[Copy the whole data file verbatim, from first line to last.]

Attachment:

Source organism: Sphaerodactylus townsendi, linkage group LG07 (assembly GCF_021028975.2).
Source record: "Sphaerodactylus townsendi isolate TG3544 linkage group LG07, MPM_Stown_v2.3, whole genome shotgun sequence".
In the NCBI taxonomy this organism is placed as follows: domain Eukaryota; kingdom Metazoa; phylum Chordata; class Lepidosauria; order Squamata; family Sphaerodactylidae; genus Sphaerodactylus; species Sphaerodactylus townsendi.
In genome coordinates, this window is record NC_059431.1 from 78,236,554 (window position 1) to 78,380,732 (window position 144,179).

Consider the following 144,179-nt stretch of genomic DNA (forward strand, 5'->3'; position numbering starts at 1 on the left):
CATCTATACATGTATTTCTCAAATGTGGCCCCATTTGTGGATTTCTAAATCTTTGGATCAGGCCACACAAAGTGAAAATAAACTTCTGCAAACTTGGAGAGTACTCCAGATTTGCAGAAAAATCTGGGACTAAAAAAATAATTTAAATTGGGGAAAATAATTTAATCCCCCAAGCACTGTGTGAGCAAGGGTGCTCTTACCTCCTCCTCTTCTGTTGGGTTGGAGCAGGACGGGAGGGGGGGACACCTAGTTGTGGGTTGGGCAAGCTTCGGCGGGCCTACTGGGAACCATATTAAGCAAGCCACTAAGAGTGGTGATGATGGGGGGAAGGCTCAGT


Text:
Source organism: Sphaerodactylus townsendi, linkage group LG07 (assembly GCF_021028975.2).
Source record: "Sphaerodactylus townsendi isolate TG3544 linkage group LG07, MPM_Stown_v2.3, whole genome shotgun sequence".
In the NCBI taxonomy this organism is placed as follows: domain Eukaryota; kingdom Metazoa; phylum Chordata; class Lepidosauria; order Squamata; family Sphaerodactylidae; genus Sphaerodactylus; species Sphaerodactylus townsendi.
In genome coordinates, this window is record NC_059431.1 from 78,236,554 (window position 1) to 78,380,732 (window position 144,179).

Consider the following 144,179-nt stretch of genomic DNA (forward strand, 5'->3'; position numbering starts at 1 on the left):
CATCTATACATGTATTTCTCAAATGTGGCCCCATTTGTGGATTTCTAAATCTTTGGATCAGGCCACACAAAGTGAAAATAAACTTCTGCAAACTTGGAGAGTACTCCAGATTTGCAGAAAAATCTGGGACTAAAAAAATAATTTAAATTGGGGAAAATAATTTAATCCCCCAAGCACTGTGTGAGCAAGGGTGCTCTTACCTCCTCCTCTTCTGTTGGGTTGGAGCAGGACGGGAGGGGGGGACACCTAGTTGTGGGTTGGGCAAGCTTCGGCGGGCCTACTGGGAACCATATTAAGCAAGCCACTAAGAGTGGTGATGATGGGGGGAAGGCTCAGT